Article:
When we think about revolutions in writing, we tend to think about the act of writing itself, that is, the shift from forming letters on a page, to tapping keys and having the letters appear on a screen. It’s a huge difference, of course, and not all positive.
There’s something immensely cosy and romantic about the idea of scratching away with a nib pen by the light of a candle; at least I think so. There’s also some part of the ability to spell which dwells in the hand: it’s easier to spell a word correctly when you drift from one letter to the next in classic joined-up writing.
And yet the speed! The facility for correcting mistakes! We’ve come so far in these departments.
But we tend to overlook what I consider an even more dramatic change: in methods of duplicating.
It started with armies of scribes sitting with bowed heads, writing away with aching wrists as they listening to a text being read out, and woe betide them if they fell behind due to having to erase a mistake with pumice stone.
Then we had printing (a revolution in itself, that), then carbon copies (which are still going, see the BBC article and video), photocopying, scanning, and simplest of all, just pressing the button ‘Copy’ followed by ‘Paste’ to duplicate a document on the same electronic device or another electronic device.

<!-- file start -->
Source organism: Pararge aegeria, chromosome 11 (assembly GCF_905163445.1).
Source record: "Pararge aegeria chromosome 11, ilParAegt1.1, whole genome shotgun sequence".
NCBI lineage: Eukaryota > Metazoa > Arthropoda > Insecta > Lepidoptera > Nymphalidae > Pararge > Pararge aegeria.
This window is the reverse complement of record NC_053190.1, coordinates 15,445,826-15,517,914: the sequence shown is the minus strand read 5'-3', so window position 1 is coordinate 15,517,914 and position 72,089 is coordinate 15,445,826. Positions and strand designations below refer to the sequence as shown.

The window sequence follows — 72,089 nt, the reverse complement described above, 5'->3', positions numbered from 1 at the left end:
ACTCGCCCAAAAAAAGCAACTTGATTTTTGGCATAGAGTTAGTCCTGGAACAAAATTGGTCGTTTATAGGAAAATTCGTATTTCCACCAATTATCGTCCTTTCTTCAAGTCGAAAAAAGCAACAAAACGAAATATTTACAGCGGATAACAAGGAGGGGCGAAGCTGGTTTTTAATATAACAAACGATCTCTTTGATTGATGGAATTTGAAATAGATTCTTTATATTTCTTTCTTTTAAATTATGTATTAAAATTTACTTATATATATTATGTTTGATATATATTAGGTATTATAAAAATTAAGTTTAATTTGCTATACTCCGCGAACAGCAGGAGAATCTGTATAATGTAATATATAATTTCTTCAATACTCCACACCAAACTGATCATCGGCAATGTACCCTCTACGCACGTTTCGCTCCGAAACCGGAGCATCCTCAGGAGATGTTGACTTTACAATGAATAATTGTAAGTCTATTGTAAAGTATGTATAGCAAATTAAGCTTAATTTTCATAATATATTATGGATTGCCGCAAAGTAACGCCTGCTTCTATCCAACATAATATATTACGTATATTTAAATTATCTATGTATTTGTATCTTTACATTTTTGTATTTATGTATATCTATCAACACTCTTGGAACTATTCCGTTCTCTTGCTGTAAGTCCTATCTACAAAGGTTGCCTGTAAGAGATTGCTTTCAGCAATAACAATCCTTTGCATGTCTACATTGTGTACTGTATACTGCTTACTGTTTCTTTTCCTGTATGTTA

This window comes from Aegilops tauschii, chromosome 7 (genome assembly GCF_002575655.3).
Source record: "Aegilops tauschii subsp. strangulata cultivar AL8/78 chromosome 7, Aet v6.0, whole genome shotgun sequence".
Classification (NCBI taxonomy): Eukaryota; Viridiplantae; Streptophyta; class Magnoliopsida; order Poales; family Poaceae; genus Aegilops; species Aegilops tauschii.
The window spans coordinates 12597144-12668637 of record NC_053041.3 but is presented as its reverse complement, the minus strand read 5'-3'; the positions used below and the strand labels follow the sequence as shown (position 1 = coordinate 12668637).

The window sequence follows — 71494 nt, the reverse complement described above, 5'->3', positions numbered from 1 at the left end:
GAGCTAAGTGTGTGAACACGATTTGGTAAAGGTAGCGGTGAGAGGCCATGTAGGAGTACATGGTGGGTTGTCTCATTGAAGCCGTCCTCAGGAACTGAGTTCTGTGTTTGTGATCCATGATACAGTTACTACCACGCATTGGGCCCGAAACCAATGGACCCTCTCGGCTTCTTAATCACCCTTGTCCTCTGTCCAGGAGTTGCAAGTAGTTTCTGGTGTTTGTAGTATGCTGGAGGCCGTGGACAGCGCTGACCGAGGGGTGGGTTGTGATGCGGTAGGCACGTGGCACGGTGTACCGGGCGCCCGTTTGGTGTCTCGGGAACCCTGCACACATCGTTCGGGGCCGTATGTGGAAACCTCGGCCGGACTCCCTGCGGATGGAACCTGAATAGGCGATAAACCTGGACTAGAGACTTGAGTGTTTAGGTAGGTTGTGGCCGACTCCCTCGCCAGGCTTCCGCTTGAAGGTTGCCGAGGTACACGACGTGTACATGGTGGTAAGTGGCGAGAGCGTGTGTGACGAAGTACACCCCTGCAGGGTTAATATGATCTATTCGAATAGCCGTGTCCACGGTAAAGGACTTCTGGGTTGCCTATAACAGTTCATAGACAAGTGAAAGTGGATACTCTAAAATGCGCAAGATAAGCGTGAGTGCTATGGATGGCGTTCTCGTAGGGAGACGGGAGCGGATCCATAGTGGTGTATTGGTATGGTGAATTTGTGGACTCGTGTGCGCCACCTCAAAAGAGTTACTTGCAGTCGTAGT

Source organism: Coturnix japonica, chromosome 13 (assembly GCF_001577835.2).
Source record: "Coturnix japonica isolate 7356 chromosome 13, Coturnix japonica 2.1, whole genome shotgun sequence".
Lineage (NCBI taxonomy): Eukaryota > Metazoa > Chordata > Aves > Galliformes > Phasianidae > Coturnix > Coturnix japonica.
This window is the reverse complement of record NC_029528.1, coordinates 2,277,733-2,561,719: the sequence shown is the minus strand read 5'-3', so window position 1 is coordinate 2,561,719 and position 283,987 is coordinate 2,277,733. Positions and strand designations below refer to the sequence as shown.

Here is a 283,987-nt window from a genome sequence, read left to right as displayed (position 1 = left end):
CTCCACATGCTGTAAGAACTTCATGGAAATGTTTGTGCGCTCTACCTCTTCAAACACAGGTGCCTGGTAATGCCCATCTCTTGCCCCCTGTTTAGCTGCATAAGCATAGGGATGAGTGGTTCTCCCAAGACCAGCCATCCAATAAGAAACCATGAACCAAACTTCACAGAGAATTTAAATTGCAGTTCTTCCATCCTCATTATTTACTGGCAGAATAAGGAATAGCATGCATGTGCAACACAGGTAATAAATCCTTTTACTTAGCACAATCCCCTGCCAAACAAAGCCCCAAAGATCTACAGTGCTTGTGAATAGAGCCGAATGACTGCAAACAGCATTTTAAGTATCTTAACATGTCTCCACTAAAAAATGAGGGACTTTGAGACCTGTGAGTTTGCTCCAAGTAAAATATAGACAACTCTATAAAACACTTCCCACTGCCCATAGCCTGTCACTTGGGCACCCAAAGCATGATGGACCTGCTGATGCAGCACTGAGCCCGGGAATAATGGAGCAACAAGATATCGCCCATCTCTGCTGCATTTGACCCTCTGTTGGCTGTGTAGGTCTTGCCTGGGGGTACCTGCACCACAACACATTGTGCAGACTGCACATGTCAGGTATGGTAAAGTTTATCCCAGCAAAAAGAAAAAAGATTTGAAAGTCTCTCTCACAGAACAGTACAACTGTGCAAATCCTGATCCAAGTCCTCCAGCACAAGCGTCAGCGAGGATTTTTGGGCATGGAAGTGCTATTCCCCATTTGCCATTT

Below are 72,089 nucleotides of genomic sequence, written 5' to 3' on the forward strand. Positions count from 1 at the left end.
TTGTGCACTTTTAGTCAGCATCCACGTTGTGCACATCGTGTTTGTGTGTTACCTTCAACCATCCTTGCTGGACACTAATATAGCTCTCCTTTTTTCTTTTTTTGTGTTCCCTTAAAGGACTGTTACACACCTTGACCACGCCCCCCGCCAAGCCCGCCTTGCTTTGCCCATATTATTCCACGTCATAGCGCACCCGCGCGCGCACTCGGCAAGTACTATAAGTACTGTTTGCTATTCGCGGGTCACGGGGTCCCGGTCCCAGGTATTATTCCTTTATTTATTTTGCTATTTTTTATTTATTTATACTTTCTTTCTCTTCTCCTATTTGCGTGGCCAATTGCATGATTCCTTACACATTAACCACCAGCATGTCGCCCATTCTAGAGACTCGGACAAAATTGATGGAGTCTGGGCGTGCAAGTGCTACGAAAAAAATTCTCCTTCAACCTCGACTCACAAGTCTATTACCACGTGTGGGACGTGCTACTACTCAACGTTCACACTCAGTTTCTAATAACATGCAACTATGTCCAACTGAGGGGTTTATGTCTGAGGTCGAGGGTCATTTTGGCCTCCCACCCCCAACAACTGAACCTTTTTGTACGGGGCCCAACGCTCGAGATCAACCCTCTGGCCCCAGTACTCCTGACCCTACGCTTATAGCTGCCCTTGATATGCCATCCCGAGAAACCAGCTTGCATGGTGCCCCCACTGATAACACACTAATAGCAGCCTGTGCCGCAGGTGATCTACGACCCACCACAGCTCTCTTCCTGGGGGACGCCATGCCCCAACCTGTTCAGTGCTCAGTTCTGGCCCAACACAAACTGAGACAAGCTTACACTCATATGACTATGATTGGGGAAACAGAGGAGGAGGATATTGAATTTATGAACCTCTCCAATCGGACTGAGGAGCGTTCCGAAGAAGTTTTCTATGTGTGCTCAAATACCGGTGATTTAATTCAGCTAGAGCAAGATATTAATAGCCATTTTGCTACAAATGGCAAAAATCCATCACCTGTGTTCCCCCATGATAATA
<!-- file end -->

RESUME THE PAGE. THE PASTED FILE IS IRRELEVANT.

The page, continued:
It’s almost too easy. In fact it’s so much too easy that there’s a whole industry in stealing people’s intellectual property.
There’s something to be said for old, safe techniques like making carbon copies, whether it be for restaurant orders, or credit card numbers, or parking tickets. You can keep track of all the copies if you want to, and you don’t get the feeling that you’ve posted your literary gems through a hole into the winds of the universe.